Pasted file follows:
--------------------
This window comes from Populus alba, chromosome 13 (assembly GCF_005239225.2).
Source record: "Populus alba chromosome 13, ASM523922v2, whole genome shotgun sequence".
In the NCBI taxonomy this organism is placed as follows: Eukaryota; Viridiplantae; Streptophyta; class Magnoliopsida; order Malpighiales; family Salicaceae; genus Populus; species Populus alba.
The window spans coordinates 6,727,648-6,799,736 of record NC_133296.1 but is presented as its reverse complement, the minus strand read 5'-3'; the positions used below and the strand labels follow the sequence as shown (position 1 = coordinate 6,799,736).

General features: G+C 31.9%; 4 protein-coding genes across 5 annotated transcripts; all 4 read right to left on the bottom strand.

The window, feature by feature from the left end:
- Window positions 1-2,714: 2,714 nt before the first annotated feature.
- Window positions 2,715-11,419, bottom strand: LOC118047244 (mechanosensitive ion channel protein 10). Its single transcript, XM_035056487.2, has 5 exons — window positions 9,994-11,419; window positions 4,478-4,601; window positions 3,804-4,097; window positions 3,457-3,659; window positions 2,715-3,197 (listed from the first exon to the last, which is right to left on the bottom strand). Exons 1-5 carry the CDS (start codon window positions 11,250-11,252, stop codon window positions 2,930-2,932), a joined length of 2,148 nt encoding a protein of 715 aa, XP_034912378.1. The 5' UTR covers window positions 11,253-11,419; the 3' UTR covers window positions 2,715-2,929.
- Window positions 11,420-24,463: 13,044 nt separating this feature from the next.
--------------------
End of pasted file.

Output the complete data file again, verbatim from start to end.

This window comes from Populus alba, chromosome 13 (assembly GCF_005239225.2).
Source record: "Populus alba chromosome 13, ASM523922v2, whole genome shotgun sequence".
In the NCBI taxonomy this organism is placed as follows: Eukaryota; Viridiplantae; Streptophyta; class Magnoliopsida; order Malpighiales; family Salicaceae; genus Populus; species Populus alba.
The window spans coordinates 6,727,648-6,799,736 of record NC_133296.1 but is presented as its reverse complement, the minus strand read 5'-3'; the positions used below and the strand labels follow the sequence as shown (position 1 = coordinate 6,799,736).

General features: G+C 31.9%; 4 protein-coding genes across 5 annotated transcripts; all 4 read right to left on the bottom strand.

The window, feature by feature from the left end:
- Window positions 1-2,714: 2,714 nt before the first annotated feature.
- Window positions 2,715-11,419, bottom strand: LOC118047244 (mechanosensitive ion channel protein 10). Its single transcript, XM_035056487.2, has 5 exons — window positions 9,994-11,419; window positions 4,478-4,601; window positions 3,804-4,097; window positions 3,457-3,659; window positions 2,715-3,197 (listed from the first exon to the last, which is right to left on the bottom strand). Exons 1-5 carry the CDS (start codon window positions 11,250-11,252, stop codon window positions 2,930-2,932), a joined length of 2,148 nt encoding a protein of 715 aa, XP_034912378.1. The 5' UTR covers window positions 11,253-11,419; the 3' UTR covers window positions 2,715-2,929.
- Window positions 11,420-24,463: 13,044 nt separating this feature from the next.